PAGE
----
But now I, a boat lost under the hair of coves

, hurled by the hurricane into the birdless ether;

I, whose wreck, dead-drunk and sodden with water,

neither Monitor nor Hanse ships would have fished up;

free, smoking, risen from violet fogs,

I who bored through the wall of the reddening sky

which bears a sweetmeat good poets find delicious:

lichens of sunlight [mixed] with azure snot;

who ran, speckled with lunula of electricity,

a crazy plank with black sea-horses for escort,

when Julys were crushing with cudgel blows

skies of ultramarine into burning funnels;

I who trembled to feel at fifty league's distance

the groans of Behemoth's rutting, and of the dense Maelstroms;

eternal spinner of blue immobilities,

I long for Europe with its age-old parapets!

I have seen archipelagos of stars!

and islands whose delirious skies are open to sailors:

-Do you sleep, are you exiled in those bottomless nights,

O million golden birds, Life Force of the future?

But, truly, I have wept too much! The Dawns are heartbreaking.

Every moon is atrocious and every sun bitter:

sharp love has swollen me up with heady langours.

O let my keel split! O let me sink to the bottom!

If there is one water in Europe I want,

it is the black cold pool where into the scented twilight

a child squatting full of sadness launches a boat

as fragile as a butterfly in May.

I can no more, bathed in your langours,

O waves, sail in the wake of the carriers of cottons;

nor undergo the pride of the flags and pennants;

nor pull past the horrible eyes of the hulks.

Translation by Oliver Bernard

"Like city's rain, my heart . . ."

The rain falls gently on the town.
Arthur Rimbaud

Like city's rain, my heart
Rains teardrops too. What now,
This languorous ache, this smart
That pierces, wounds my heart?

Gentle, the sound of rain
Pattering roof and ground!
Ah, for the heart in pain,
Sweet is the sound of rain!

Tears rain-but who knows why?-
And fill my heartsick heart.
No faithless lover's lie? . . .
It mourns, and who knows why?

And nothing pains me so--
With neither love nor hate--
As simply not to know
Why my heart suffers so.

For Charles Baudelaire

I do not know you now, or like you, nor
Did I first know or like you, I admit.
It's not for me to furbish and restore
Your name: if I take up the cause for it,

It's that we both have known the exquisite
Joys of two feet together pressed: His, or
Our whores! He, nailed; they, swooning in love's fit,
Madly anointed, kissed, bowed down before!

You fell, you prayed. And so did I, like all
Those souls whom thirst and hunger, yearningly,
Shining with hope, urged on to Calvary!

--Calvary, righteous, where--here, there--our fall,
In art-contorted doubts, weeps its chagrin.
A simple death, eh? We, brothers in sin.



A term used by the Russian Formalist Viktor Shklovsky to describe the capacity of art to counter the deadening effect of habit and convention by investing the familiar with strangeness and thereby de-automatizing perception. Defamiliarization is not simply a question of perception; it is the essence of "literariness." Calling attention to its techniques and conventions ("baring the device"), literature exposes its autonomy and artificiality by foregrounding and defamiliarizing its devices.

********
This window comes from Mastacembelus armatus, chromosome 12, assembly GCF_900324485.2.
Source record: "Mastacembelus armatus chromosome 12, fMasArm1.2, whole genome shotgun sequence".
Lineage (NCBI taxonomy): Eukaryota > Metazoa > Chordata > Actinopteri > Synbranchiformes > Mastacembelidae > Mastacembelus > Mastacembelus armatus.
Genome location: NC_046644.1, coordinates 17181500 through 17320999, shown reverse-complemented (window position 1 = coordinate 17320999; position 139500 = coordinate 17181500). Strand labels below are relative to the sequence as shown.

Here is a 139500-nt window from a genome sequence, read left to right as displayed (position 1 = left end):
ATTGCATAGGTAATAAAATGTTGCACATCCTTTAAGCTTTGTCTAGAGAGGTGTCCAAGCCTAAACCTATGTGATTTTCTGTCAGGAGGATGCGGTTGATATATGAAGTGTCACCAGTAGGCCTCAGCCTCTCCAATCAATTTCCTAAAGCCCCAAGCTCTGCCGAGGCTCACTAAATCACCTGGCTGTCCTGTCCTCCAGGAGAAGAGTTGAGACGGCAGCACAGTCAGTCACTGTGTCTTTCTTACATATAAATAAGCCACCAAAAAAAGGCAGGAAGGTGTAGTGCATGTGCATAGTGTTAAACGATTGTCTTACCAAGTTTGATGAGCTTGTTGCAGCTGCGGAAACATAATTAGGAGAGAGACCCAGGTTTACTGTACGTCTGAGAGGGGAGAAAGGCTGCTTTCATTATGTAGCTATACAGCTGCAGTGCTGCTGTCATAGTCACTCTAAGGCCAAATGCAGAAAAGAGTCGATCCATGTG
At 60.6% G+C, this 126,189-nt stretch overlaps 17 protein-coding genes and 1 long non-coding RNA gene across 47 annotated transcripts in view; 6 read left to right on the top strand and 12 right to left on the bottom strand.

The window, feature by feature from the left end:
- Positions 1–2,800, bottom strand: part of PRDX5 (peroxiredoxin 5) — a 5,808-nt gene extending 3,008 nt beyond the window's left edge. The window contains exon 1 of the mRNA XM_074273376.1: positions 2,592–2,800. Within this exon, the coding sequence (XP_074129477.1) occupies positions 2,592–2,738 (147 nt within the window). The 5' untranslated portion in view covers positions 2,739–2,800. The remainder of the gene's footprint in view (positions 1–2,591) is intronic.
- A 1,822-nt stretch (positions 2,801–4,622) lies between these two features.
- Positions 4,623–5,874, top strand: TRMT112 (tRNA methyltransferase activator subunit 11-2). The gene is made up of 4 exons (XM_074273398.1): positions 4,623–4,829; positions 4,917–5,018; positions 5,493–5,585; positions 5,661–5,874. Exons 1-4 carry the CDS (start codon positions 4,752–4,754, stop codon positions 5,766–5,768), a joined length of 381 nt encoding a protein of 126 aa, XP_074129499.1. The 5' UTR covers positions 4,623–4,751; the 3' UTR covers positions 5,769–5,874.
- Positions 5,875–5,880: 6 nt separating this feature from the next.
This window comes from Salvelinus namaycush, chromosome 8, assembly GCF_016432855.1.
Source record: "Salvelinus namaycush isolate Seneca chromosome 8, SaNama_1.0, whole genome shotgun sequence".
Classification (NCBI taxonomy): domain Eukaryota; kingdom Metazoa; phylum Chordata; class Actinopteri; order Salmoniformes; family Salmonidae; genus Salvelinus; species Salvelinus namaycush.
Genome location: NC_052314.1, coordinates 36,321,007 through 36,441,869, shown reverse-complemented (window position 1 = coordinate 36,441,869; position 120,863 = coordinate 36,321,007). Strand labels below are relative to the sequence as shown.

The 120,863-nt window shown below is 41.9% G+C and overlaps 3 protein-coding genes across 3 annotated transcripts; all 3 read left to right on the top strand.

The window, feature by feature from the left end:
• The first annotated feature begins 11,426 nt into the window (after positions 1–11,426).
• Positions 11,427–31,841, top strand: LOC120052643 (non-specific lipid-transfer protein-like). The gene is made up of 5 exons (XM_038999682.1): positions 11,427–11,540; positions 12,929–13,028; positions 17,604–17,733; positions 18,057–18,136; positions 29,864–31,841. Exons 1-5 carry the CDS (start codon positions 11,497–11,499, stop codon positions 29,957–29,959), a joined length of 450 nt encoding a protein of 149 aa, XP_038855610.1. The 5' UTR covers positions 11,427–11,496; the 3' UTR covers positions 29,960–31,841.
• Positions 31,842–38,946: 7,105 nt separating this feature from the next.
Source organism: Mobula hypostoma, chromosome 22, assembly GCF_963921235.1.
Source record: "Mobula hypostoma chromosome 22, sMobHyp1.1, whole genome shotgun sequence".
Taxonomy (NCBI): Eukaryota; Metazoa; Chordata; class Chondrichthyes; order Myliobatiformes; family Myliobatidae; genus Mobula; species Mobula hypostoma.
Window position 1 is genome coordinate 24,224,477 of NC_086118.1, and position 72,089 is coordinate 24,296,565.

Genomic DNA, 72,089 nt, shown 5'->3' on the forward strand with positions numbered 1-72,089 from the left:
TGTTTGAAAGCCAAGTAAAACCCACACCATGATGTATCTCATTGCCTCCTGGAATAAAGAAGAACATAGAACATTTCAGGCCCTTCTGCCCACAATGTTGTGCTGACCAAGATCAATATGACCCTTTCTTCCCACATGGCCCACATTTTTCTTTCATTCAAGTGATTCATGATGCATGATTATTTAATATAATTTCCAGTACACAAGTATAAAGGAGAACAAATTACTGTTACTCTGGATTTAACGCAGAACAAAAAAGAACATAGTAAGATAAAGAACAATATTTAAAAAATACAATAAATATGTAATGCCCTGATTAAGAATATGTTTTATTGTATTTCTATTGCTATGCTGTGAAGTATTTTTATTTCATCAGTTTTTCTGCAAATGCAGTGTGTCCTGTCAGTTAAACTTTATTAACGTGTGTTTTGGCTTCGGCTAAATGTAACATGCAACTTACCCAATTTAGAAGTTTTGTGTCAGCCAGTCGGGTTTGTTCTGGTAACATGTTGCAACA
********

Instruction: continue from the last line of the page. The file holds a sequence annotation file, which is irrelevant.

A Martian Sends A Postcard Home

Caxtons are mechanical birds with many wings
and some are treasured for their markings -
they cause the eyes to melt
or the body to shriek without pain.
I have never seen one fly, but
sometimes they perch on the hand.
Mist is when the sky is tired of flight
and rests its soft machine on ground:
then the world is dim and bookish
like engravings under tissue paper.
Rain is when the earth is television.
It has the property of making colours darker.
Model T is a room with the lock inside -
a key is turned to free the world
for movement, so quick there is a film
to watch for anything missed.
But time is tied to the wrist
or kept in a box, ticking with impatience.
In homes, a haunted apparatus sleeps,
that snores when you pick it up.
If the ghost cries, they carry it
to their lips and soothe it to sleep
with sounds. And yet they wake it up
deliberately, by tickling with a finger.
Only the young are allowed to suffer
openly. Adults go to a punishment room
with water but nothing to eat.
They lock the door and suffer the noises
alone. No one is exempt
and everyone's pain has a different smell.
At night when all the colours die,
they hide in pairs
and read about themselves -
in colour, with their eyelids shut.
n       Craig Raine


by Willie van Peer & Frank Hakemulder

(published in In The Pergamon Encyclopaedia of Language and Linguisitics, ed. Keith Brown. Oxford: Elsevier, 2006, vol. 4, pp. 546-551.)

What literature is, how it works, and why it is there at all, are some of the fascinating questions that the theory of 'foregrounding' tries to provide answers to. The term refers to specific linguistic devices, i.e., deviation and parallelism, that are used in literary texts in a functional and condensed way. These devices enhance the meaning potential of the text, while also providing the reader with the possibility of aesthetic experience. According to the theory of foregrounding, literature - by employing unusual forms of language - breaks up the reader's routine behavior: commonplace views and perspectives are replaced by new and surprising insights and sensations. In this way literature keeps or makes individuals aware of their automatized actions and preconceptions. It thus contributes to general creativity and development in societies. The theory of foregrounding is also one of the few literary theories which has been tested empirically for its validity.


may i feel said he

   may i feel said he
   (i'll squeal said she
   just once said he)
   it's fun said she
   (may i touch said he
   how much said she
   a lot said he)
   why not said she
   (let's go said he
   not too far said she
   what's too far said he
   where you are said she)
   may i stay said he
   (which way said she
   like this said he
   if you kiss said she
   may i move said he
   is it love said she)
   if you're willing said he
   (but you're killing said she
e.e.cummings (punctuation, spacing, capitalization – unconventional – graphological deviation/ foregrounding - capturing the attention of the reader through these )